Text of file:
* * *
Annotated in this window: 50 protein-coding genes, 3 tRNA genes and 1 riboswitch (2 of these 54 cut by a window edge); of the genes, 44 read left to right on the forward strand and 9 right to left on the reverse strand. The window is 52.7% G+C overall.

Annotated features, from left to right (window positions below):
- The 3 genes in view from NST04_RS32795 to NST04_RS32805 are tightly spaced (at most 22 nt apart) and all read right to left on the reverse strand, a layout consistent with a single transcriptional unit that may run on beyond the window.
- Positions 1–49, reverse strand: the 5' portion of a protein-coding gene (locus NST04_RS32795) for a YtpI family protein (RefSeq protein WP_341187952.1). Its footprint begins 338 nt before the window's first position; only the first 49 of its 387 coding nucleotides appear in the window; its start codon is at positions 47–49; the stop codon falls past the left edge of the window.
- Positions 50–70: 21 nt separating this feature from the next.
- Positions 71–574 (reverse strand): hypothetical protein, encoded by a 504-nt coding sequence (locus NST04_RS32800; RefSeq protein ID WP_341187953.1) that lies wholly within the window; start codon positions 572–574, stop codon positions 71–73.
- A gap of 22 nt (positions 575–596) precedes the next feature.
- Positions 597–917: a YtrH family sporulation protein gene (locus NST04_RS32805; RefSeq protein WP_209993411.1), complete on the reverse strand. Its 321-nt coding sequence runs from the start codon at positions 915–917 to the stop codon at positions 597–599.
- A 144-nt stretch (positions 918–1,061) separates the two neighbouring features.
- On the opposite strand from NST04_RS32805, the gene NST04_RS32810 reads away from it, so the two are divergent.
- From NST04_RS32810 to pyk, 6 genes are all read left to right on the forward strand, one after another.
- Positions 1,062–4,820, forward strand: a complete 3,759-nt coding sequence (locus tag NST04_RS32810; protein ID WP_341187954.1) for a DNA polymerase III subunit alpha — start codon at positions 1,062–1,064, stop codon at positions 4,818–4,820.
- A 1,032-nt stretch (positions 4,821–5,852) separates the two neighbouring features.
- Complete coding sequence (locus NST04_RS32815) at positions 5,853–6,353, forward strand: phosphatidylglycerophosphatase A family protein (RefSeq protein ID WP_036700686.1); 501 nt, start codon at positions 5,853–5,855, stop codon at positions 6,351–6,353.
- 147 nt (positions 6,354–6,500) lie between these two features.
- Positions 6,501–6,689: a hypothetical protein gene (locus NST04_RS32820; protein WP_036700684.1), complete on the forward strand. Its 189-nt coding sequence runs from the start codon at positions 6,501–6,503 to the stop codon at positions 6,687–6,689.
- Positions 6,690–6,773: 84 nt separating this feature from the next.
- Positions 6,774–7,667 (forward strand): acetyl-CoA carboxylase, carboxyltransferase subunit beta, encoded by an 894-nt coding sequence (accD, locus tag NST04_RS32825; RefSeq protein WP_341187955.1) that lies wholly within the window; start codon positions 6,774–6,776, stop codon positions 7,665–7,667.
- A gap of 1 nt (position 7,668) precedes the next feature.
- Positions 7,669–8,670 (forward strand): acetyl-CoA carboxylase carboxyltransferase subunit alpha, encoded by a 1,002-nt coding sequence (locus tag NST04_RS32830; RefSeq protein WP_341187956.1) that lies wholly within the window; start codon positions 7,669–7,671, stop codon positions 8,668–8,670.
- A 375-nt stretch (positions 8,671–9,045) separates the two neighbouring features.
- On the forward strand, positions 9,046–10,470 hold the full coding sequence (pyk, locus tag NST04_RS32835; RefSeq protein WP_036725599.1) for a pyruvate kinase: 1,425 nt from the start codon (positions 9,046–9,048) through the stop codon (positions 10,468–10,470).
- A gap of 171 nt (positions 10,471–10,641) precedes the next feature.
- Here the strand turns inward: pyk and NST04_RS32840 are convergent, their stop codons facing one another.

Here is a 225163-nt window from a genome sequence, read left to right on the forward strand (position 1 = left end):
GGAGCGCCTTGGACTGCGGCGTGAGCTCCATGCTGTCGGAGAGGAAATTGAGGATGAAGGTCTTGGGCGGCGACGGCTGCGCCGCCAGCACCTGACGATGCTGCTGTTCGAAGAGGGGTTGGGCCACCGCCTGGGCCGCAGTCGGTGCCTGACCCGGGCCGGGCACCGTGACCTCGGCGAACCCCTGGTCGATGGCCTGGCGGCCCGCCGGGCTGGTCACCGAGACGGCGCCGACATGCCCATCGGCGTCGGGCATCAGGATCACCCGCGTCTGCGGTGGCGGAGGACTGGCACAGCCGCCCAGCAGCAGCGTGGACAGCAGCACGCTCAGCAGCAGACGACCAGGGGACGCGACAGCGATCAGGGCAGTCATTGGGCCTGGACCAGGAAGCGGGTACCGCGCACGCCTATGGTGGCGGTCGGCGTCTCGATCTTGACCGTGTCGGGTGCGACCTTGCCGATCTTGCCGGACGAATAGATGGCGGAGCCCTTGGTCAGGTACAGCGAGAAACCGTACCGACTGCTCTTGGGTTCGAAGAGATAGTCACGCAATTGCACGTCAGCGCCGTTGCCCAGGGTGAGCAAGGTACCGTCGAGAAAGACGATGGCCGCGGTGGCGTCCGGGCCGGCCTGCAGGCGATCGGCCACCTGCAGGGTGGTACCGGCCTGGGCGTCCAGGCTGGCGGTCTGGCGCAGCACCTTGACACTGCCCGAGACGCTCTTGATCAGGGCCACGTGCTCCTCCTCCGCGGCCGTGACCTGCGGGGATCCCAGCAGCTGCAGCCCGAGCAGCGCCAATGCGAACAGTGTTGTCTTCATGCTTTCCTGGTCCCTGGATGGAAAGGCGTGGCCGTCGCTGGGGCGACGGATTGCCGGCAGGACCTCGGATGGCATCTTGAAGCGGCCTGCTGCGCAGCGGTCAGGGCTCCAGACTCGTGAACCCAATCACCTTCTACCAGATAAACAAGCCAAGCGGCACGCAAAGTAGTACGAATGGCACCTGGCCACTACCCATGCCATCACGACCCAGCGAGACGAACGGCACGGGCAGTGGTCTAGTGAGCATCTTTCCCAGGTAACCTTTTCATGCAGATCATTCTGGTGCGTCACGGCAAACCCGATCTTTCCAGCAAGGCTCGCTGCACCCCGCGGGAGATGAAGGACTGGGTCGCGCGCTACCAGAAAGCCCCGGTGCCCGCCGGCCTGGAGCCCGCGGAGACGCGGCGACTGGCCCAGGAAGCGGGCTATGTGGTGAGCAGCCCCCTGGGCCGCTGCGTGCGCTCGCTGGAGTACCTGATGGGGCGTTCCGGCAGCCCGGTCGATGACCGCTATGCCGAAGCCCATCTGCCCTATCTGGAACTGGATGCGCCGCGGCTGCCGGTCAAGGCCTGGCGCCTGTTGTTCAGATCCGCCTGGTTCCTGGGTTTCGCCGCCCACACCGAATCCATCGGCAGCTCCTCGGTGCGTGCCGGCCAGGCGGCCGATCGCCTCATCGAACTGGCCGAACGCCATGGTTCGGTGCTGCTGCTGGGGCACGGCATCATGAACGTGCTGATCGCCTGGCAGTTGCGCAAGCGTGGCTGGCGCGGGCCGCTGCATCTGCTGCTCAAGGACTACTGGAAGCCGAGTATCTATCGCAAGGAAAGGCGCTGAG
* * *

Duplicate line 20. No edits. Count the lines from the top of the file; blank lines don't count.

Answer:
- Positions 7,669–8,670 (forward strand): acetyl-CoA carboxylase carboxyltransferase subunit alpha, encoded by a 1,002-nt coding sequence (locus tag NST04_RS32830; RefSeq protein WP_341187956.1) that lies wholly within the window; start codon positions 7,669–7,671, stop codon positions 8,668–8,670.